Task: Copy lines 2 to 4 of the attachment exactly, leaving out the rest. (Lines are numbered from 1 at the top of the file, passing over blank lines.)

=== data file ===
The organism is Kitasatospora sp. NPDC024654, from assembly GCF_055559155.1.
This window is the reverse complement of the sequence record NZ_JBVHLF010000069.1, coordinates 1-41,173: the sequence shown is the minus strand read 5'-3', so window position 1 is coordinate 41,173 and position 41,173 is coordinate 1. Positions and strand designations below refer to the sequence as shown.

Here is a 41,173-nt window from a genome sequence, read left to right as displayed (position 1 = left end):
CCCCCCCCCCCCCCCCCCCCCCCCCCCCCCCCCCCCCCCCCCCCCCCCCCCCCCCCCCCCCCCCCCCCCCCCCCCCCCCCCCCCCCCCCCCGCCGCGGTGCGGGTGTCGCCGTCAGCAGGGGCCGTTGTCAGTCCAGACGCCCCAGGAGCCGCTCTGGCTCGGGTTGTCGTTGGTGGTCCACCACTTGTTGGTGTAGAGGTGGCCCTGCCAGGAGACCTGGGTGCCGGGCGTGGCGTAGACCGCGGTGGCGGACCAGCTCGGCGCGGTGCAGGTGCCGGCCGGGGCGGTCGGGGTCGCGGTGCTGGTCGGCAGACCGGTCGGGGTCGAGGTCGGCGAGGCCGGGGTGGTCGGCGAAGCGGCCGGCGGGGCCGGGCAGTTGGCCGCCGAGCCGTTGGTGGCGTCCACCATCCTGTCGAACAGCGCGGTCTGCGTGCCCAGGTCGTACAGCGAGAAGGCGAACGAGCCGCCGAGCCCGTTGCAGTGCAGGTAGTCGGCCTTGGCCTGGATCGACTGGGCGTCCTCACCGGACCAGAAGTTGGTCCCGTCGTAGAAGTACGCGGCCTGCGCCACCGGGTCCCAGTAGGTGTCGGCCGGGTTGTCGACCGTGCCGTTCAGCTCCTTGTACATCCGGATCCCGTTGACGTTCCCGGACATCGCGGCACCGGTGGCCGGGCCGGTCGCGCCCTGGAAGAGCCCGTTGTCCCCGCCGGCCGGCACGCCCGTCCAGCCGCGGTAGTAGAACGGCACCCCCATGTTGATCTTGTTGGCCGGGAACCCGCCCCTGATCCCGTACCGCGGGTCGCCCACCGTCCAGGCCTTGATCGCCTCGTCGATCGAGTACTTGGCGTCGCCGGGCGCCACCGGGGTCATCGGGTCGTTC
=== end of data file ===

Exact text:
This window is the reverse complement of the sequence record NZ_JBVHLF010000069.1, coordinates 1-41,173: the sequence shown is the minus strand read 5'-3', so window position 1 is coordinate 41,173 and position 41,173 is coordinate 1. Positions and strand designations below refer to the sequence as shown.

Here is a 41,173-nt window from a genome sequence, read left to right as displayed (position 1 = left end):
CCCCCCCCCCCCCCCCCCCCCCCCCCCCCCCCCCCCCCCCCCCCCCCCCCCCCCCCCCCCCCCCCCCCCCCCCCCCCCCCCCCCCCCCCCCGCCGCGGTGCGGGTGTCGCCGTCAGCAGGGGCCGTTGTCAGTCCAGACGCCCCAGGAGCCGCTCTGGCTCGGGTTGTCGTTGGTGGTCCACCACTTGTTGGTGTAGAGGTGGCCCTGCCAGGAGACCTGGGTGCCGGGCGTGGCGTAGACCGCGGTGGCGGACCAGCTCGGCGCGGTGCAGGTGCCGGCCGGGGCGGTCGGGGTCGCGGTGCTGGTCGGCAGACCGGTCGGGGTCGAGGTCGGCGAGGCCGGGGTGGTCGGCGAAGCGGCCGGCGGGGCCGGGCAGTTGGCCGCCGAGCCGTTGGTGGCGTCCACCATCCTGTCGAACAGCGCGGTCTGCGTGCCCAGGTCGTACAGCGAGAAGGCGAACGAGCCGCCGAGCCCGTTGCAGTGCAGGTAGTCGGCCTTGGCCTGGATCGACTGGGCGTCCTCACCGGACCAGAAGTTGGTCCCGTCGTAGAAGTACGCGGCCTGCGCCACCGGGTCCCAGTAGGTGTCGGCCGGGTTGTCGACCGTGCCGTTCAGCTCCTTGTACATCCGGATCCCGTTGACGTTCCCGGACATCGCGGCACCGGTGGCCGGGCCGGTCGCGCCCTGGAAGAGCCCGTTGTCCCCGCCGGCCGGCACGCCCGTCCAGCCGCGGTAGTAGAACGGCACCCCCATGTTGATCTTGTTGGCCGGGAACCCGCCCCTGATCCCGTACCGCGGGTCGCCCACCGTCCAGGCCTTGATCGCCTCGTCGATCGAGTACTTGGCGTCGCCGGGCGCCACCGGGGTCATCGGGTCGTTC